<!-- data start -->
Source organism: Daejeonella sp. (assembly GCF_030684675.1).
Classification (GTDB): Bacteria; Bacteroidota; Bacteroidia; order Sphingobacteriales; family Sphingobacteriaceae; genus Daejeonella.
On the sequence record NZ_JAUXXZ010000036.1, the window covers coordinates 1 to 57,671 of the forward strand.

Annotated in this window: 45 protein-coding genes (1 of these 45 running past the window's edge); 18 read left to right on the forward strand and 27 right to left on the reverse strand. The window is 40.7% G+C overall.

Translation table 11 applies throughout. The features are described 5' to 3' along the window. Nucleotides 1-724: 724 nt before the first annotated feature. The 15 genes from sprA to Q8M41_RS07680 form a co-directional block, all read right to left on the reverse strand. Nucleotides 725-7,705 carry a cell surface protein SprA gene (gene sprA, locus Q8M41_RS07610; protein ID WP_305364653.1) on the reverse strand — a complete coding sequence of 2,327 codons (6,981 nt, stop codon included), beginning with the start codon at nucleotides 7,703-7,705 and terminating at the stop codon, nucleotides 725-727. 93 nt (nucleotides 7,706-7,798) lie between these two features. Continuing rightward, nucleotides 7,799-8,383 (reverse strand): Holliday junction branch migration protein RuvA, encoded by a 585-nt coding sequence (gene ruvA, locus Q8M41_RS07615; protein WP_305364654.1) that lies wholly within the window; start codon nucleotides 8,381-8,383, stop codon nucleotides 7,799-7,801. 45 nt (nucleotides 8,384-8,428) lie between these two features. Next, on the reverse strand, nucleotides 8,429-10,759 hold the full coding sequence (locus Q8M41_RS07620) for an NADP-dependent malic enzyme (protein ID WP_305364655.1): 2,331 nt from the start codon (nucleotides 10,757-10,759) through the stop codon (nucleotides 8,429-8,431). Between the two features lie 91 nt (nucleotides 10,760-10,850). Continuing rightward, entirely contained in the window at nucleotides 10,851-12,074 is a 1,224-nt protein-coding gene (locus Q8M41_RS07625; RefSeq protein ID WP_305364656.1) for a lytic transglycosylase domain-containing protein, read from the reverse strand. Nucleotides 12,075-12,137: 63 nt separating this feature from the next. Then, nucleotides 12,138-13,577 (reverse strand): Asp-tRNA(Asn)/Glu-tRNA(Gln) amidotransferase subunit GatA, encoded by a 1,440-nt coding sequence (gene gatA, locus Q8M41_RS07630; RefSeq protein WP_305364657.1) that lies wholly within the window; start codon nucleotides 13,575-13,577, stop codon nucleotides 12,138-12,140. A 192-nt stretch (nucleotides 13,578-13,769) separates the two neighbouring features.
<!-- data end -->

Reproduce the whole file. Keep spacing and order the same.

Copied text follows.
Source organism: Daejeonella sp. (assembly GCF_030684675.1).
Classification (GTDB): Bacteria; Bacteroidota; Bacteroidia; order Sphingobacteriales; family Sphingobacteriaceae; genus Daejeonella.
On the sequence record NZ_JAUXXZ010000036.1, the window covers coordinates 1 to 57,671 of the forward strand.

Annotated in this window: 45 protein-coding genes (1 of these 45 running past the window's edge); 18 read left to right on the forward strand and 27 right to left on the reverse strand. The window is 40.7% G+C overall.

Translation table 11 applies throughout. The features are described 5' to 3' along the window. Nucleotides 1-724: 724 nt before the first annotated feature. The 15 genes from sprA to Q8M41_RS07680 form a co-directional block, all read right to left on the reverse strand. Nucleotides 725-7,705 carry a cell surface protein SprA gene (gene sprA, locus Q8M41_RS07610; protein ID WP_305364653.1) on the reverse strand — a complete coding sequence of 2,327 codons (6,981 nt, stop codon included), beginning with the start codon at nucleotides 7,703-7,705 and terminating at the stop codon, nucleotides 725-727. 93 nt (nucleotides 7,706-7,798) lie between these two features. Continuing rightward, nucleotides 7,799-8,383 (reverse strand): Holliday junction branch migration protein RuvA, encoded by a 585-nt coding sequence (gene ruvA, locus Q8M41_RS07615; protein WP_305364654.1) that lies wholly within the window; start codon nucleotides 8,381-8,383, stop codon nucleotides 7,799-7,801. 45 nt (nucleotides 8,384-8,428) lie between these two features. Next, on the reverse strand, nucleotides 8,429-10,759 hold the full coding sequence (locus Q8M41_RS07620) for an NADP-dependent malic enzyme (protein ID WP_305364655.1): 2,331 nt from the start codon (nucleotides 10,757-10,759) through the stop codon (nucleotides 8,429-8,431). Between the two features lie 91 nt (nucleotides 10,760-10,850). Continuing rightward, entirely contained in the window at nucleotides 10,851-12,074 is a 1,224-nt protein-coding gene (locus Q8M41_RS07625; RefSeq protein ID WP_305364656.1) for a lytic transglycosylase domain-containing protein, read from the reverse strand. Nucleotides 12,075-12,137: 63 nt separating this feature from the next. Then, nucleotides 12,138-13,577 (reverse strand): Asp-tRNA(Asn)/Glu-tRNA(Gln) amidotransferase subunit GatA, encoded by a 1,440-nt coding sequence (gene gatA, locus Q8M41_RS07630; RefSeq protein WP_305364657.1) that lies wholly within the window; start codon nucleotides 13,575-13,577, stop codon nucleotides 12,138-12,140. A 192-nt stretch (nucleotides 13,578-13,769) separates the two neighbouring features.